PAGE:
The Texas judge who ruled on Dec. 14 that one core provision of the Affordable Care Act is unconstitutional, and that all of the Patient Protection and Affordable Care Act (PPACA) is invalid, has decided to keep his decision from taking effect while an appeal to the 5th U.S. Circuit Court of Appeals is under way.
“Many everyday Americans would otherwise face great uncertainty during the pendency of appeal,” U.S. District Judge Reed O’Connor said in an order filed Sunday, in the U.S. District Court for the Northern District of Texas.
The judge issued the order in connection with Texas v. United States, 4:18-cv-00167.
States led by Democrats have asked for permission to intervene in the case, and they were the ones who asked for the stay, according to O’Connor’s discussion of his order.
Lawyers for the administration of President Donald Trump supported the request for the stay. The administration said it would like to see all appellate review be exhaused before the federal government starts implementing the court’s judgment.
The Republican-led states said they thought that the case should be certified for appeal, and that whether the Dec. 14 order should be stayed should up to O’Connor’s discretion.
The Affordable Care Act is a statutory package made up of two laws that were signed in 2010: PPACA, and the Health Care and Education Reconciliation Act (HCERA).
One section of PPACA requires many people to have what the federal government classifies as solid major medical coverage, or “minimum essential coverage,” or else pay an “individual shared responsibility” penalty.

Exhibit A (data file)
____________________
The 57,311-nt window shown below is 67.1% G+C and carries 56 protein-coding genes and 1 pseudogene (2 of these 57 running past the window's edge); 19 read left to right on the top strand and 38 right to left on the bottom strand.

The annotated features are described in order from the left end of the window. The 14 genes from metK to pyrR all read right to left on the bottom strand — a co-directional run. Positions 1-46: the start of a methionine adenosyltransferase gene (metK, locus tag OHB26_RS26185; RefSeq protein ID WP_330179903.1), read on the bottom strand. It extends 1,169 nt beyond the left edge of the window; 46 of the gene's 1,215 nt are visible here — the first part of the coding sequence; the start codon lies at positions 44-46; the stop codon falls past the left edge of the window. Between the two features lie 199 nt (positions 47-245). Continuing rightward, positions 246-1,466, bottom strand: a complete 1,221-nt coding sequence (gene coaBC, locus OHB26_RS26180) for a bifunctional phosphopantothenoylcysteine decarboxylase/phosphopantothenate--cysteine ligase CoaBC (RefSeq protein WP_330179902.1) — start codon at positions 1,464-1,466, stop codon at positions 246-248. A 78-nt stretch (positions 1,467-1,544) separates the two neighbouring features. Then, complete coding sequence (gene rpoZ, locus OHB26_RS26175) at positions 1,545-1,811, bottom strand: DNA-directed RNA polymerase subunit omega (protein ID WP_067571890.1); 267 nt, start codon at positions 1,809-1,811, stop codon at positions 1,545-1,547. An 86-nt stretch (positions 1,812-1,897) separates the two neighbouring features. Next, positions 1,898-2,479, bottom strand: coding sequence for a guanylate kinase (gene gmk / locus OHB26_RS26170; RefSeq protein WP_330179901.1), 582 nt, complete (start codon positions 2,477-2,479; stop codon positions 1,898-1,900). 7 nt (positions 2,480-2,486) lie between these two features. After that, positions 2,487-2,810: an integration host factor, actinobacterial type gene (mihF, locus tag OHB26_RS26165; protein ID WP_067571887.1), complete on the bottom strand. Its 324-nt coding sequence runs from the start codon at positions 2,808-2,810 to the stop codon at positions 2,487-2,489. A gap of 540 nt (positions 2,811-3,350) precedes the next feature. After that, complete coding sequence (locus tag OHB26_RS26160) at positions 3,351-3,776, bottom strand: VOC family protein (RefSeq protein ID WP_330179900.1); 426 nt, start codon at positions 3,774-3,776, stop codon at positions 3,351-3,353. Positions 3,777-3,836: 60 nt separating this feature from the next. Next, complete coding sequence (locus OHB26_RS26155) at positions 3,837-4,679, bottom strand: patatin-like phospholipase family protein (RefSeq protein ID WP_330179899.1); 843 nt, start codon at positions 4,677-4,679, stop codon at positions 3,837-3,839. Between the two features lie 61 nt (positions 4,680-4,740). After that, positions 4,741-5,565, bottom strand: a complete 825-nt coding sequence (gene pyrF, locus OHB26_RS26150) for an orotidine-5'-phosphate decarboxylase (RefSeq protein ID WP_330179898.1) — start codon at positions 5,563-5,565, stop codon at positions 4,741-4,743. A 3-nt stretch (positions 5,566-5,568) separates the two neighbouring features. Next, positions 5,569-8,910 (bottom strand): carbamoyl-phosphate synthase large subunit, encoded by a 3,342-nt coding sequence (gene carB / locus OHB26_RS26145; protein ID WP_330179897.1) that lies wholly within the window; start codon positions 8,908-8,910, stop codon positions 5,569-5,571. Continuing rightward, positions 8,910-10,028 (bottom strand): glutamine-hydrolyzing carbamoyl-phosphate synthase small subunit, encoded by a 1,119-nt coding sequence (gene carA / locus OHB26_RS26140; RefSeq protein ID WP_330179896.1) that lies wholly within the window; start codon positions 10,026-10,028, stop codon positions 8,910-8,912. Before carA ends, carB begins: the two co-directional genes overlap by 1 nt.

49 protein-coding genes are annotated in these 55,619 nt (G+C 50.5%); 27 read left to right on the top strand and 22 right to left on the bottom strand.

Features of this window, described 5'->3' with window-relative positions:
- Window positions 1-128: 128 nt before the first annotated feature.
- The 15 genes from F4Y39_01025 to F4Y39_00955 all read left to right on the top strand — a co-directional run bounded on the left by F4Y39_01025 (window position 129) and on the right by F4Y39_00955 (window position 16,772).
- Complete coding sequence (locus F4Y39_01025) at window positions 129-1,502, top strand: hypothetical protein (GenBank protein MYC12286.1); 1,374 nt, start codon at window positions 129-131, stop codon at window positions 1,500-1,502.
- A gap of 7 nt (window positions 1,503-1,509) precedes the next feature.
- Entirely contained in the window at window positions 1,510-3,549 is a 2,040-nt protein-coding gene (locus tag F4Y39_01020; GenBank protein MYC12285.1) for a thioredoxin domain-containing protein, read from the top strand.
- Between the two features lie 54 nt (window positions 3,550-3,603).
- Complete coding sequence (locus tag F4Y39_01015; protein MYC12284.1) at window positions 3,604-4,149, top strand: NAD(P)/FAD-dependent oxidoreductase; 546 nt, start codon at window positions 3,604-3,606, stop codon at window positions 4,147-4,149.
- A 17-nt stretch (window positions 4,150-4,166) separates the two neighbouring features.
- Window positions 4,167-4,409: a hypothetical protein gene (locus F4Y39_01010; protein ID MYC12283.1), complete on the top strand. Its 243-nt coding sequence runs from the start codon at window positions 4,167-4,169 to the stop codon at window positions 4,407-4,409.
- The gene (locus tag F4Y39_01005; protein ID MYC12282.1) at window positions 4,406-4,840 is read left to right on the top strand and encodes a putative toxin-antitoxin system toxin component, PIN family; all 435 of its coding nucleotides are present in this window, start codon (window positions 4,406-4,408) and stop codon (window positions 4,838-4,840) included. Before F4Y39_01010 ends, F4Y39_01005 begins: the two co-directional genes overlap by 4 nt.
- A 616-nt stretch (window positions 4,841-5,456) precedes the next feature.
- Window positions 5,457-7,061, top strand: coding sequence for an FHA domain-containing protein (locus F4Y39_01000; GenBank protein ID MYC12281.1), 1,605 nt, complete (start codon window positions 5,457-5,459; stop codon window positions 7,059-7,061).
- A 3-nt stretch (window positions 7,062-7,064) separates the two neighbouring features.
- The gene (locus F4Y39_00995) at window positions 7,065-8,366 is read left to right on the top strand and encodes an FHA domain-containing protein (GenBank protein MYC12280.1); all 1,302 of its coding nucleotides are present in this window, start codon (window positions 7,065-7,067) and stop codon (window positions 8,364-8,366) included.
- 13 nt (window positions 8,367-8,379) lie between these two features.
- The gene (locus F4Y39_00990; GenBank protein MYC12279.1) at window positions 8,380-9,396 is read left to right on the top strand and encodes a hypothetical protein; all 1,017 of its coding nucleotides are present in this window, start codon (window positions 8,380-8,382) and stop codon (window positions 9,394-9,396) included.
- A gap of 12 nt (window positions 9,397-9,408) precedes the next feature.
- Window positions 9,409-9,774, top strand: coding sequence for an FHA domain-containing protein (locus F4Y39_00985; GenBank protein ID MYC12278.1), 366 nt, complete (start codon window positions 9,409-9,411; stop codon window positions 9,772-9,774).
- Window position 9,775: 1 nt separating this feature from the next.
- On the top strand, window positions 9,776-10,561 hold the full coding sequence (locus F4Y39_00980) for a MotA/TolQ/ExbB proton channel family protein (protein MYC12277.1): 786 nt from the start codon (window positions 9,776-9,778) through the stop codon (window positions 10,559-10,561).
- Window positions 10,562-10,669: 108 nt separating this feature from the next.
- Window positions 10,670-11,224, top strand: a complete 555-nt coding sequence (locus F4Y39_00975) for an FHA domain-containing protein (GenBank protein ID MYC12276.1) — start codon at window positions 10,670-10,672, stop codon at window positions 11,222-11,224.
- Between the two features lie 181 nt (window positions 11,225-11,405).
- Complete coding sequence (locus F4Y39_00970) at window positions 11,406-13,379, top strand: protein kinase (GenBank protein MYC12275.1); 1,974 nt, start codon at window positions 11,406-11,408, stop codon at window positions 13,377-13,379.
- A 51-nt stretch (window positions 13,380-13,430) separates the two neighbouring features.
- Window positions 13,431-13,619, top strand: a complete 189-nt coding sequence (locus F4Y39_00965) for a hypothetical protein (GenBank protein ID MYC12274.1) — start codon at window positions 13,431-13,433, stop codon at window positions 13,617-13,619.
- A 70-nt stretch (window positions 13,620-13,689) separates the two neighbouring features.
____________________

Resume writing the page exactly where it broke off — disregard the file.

In the past, the U.S. Supreme Court has held that the individual shared responsibility penalty is a tax, that Congress has the ability under the U.S. Constitution to impose such a tax, and that the federal Tax Anti-Injunction Act, an 1867 law, shields the penalty against suits seeking to block it.
TCJA and the PPACA Individual Mandate
When Congress passed the Tax Cuts and Jobs Act of 2017 (TCJA), it included a provision that sets the individual mandate penalty at zero for 2019 and later years.
Texas and other states controlled by Republicans have argued that, once Congress set the penalty level at zero, the individual mandate became an unconstitutional requirement for people to buy commercial health insurance, rather than a tax.
O’Connor ruled in favor of the states’ views on the mandate.
Because PPACA contains no clause letting the rest of the law stay in effect if one part is declared invalid, all of PPACA is invalid, O’Connor ruled.
HCERA: PPACA’s Less Famous Sister
PPACA includes many provisions related to major medical insurance, but others, such as provisions related to education funding for health care providers who work with the elderly, and the provision phasing out the Medicare Part D prescription drug plan doughnut hole, that have no direct relationship with commercial major medical insurance for people under 65.
O’Connor’s Dec. 14 ruling does not appear to affect HCERA, which does included provisions related to individual major medical insurance.
— Read ACA Battle Now Before a Baltimore Judge Picked by Obama, on ThinkAdvisor.